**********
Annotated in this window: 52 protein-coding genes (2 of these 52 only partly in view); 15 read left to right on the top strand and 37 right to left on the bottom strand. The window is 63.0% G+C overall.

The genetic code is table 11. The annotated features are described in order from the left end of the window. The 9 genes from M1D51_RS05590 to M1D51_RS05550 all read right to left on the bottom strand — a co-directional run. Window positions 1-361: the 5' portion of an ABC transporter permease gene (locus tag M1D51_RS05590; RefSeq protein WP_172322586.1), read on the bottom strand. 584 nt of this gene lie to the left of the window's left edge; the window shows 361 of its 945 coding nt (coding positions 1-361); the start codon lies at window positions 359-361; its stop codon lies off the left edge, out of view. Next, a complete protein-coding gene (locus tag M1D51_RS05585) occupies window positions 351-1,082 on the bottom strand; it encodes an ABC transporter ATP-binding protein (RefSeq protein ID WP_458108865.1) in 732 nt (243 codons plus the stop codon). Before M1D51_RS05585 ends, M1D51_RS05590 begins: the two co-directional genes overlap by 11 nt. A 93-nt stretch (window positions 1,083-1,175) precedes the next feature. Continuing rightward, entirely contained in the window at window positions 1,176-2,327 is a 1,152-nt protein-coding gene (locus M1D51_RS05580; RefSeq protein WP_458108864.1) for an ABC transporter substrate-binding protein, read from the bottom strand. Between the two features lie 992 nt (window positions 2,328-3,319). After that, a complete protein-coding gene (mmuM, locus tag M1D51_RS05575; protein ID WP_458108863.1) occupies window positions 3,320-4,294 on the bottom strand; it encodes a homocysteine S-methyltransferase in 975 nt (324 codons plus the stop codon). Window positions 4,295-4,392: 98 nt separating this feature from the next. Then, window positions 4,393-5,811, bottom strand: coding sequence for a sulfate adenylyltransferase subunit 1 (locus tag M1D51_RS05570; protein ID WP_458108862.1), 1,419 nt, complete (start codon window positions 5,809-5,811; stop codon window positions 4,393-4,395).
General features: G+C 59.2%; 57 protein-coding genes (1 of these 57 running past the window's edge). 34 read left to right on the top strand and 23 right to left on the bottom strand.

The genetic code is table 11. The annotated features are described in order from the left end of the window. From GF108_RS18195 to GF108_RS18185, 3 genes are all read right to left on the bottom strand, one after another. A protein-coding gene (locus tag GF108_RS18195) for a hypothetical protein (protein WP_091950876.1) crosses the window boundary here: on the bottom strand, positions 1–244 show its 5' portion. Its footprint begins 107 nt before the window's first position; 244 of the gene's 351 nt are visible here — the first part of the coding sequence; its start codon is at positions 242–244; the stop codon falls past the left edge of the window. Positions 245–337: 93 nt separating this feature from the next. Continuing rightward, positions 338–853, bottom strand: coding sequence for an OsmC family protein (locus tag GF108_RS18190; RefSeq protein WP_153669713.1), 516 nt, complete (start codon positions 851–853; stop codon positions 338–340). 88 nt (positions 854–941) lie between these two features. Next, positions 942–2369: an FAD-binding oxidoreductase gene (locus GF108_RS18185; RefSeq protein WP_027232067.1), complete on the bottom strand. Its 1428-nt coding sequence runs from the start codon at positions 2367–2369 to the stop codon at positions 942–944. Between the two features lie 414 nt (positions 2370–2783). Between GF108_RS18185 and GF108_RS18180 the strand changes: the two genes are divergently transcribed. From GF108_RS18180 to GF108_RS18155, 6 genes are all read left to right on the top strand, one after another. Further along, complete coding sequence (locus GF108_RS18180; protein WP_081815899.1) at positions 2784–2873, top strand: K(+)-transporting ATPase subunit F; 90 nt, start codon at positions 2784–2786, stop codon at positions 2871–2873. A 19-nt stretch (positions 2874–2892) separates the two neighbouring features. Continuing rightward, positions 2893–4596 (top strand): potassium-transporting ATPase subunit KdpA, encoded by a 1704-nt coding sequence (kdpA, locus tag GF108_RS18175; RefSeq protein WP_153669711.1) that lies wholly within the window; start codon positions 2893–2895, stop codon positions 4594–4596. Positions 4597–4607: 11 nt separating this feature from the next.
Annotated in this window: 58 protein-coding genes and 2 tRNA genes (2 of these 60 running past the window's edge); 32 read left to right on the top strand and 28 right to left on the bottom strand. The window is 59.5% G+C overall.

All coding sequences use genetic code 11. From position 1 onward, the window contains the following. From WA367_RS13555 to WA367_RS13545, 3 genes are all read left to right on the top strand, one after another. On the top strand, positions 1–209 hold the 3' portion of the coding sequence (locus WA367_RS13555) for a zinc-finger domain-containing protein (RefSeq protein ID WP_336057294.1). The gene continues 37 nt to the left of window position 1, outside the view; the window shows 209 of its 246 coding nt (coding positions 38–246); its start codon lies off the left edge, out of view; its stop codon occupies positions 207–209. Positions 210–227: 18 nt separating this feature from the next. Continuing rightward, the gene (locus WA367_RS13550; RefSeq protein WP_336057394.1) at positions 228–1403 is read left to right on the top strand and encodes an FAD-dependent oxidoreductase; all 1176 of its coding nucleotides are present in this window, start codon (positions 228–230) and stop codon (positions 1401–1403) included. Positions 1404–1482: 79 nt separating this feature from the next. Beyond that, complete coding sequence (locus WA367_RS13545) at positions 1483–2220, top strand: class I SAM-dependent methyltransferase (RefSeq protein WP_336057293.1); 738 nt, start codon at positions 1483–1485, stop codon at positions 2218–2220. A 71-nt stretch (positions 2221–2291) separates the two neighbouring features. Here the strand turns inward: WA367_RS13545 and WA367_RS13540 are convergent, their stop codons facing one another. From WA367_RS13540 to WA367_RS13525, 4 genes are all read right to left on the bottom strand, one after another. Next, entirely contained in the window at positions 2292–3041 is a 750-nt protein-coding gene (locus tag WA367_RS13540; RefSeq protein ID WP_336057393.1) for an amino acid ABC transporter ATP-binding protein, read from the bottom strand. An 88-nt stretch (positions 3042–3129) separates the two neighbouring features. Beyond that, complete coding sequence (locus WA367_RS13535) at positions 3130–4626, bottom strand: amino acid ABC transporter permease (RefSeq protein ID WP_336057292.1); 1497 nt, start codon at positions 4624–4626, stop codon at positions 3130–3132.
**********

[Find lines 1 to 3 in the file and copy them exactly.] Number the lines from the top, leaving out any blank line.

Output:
Annotated in this window: 52 protein-coding genes (2 of these 52 only partly in view); 15 read left to right on the top strand and 37 right to left on the bottom strand. The window is 63.0% G+C overall.

The genetic code is table 11. The annotated features are described in order from the left end of the window. The 9 genes from M1D51_RS05590 to M1D51_RS05550 all read right to left on the bottom strand — a co-directional run. Window positions 1-361: the 5' portion of an ABC transporter permease gene (locus tag M1D51_RS05590; RefSeq protein WP_172322586.1), read on the bottom strand. 584 nt of this gene lie to the left of the window's left edge; the window shows 361 of its 945 coding nt (coding positions 1-361); the start codon lies at window positions 359-361; its stop codon lies off the left edge, out of view. Next, a complete protein-coding gene (locus tag M1D51_RS05585) occupies window positions 351-1,082 on the bottom strand; it encodes an ABC transporter ATP-binding protein (RefSeq protein ID WP_458108865.1) in 732 nt (243 codons plus the stop codon). Before M1D51_RS05585 ends, M1D51_RS05590 begins: the two co-directional genes overlap by 11 nt. A 93-nt stretch (window positions 1,083-1,175) precedes the next feature. Continuing rightward, entirely contained in the window at window positions 1,176-2,327 is a 1,152-nt protein-coding gene (locus M1D51_RS05580; RefSeq protein WP_458108864.1) for an ABC transporter substrate-binding protein, read from the bottom strand. Between the two features lie 992 nt (window positions 2,328-3,319). After that, a complete protein-coding gene (mmuM, locus tag M1D51_RS05575; protein ID WP_458108863.1) occupies window positions 3,320-4,294 on the bottom strand; it encodes a homocysteine S-methyltransferase in 975 nt (324 codons plus the stop codon). Window positions 4,295-4,392: 98 nt separating this feature from the next. Then, window positions 4,393-5,811, bottom strand: coding sequence for a sulfate adenylyltransferase subunit 1 (locus tag M1D51_RS05570; protein ID WP_458108862.1), 1,419 nt, complete (start codon window positions 5,809-5,811; stop codon window positions 4,393-4,395).
General features: G+C 59.2%; 57 protein-coding genes (1 of these 57 running past the window's edge). 34 read left to right on the top strand and 23 right to left on the bottom strand.